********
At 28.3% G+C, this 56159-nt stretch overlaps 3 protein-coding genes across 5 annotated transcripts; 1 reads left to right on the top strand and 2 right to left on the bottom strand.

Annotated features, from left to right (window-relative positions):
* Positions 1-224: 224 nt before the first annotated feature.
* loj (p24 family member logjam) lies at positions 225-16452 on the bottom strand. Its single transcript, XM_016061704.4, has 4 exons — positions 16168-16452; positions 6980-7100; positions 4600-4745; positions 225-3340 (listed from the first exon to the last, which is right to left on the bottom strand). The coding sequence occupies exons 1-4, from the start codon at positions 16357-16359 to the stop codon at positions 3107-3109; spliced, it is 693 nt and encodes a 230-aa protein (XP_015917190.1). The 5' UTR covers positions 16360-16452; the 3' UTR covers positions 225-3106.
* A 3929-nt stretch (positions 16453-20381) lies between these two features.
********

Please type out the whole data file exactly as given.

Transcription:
At 28.3% G+C, this 56159-nt stretch overlaps 3 protein-coding genes across 5 annotated transcripts; 1 reads left to right on the top strand and 2 right to left on the bottom strand.

Annotated features, from left to right (window-relative positions):
* Positions 1-224: 224 nt before the first annotated feature.
* loj (p24 family member logjam) lies at positions 225-16452 on the bottom strand. Its single transcript, XM_016061704.4, has 4 exons — positions 16168-16452; positions 6980-7100; positions 4600-4745; positions 225-3340 (listed from the first exon to the last, which is right to left on the bottom strand). The coding sequence occupies exons 1-4, from the start codon at positions 16357-16359 to the stop codon at positions 3107-3109; spliced, it is 693 nt and encodes a 230-aa protein (XP_015917190.1). The 5' UTR covers positions 16360-16452; the 3' UTR covers positions 225-3106.
* A 3929-nt stretch (positions 16453-20381) lies between these two features.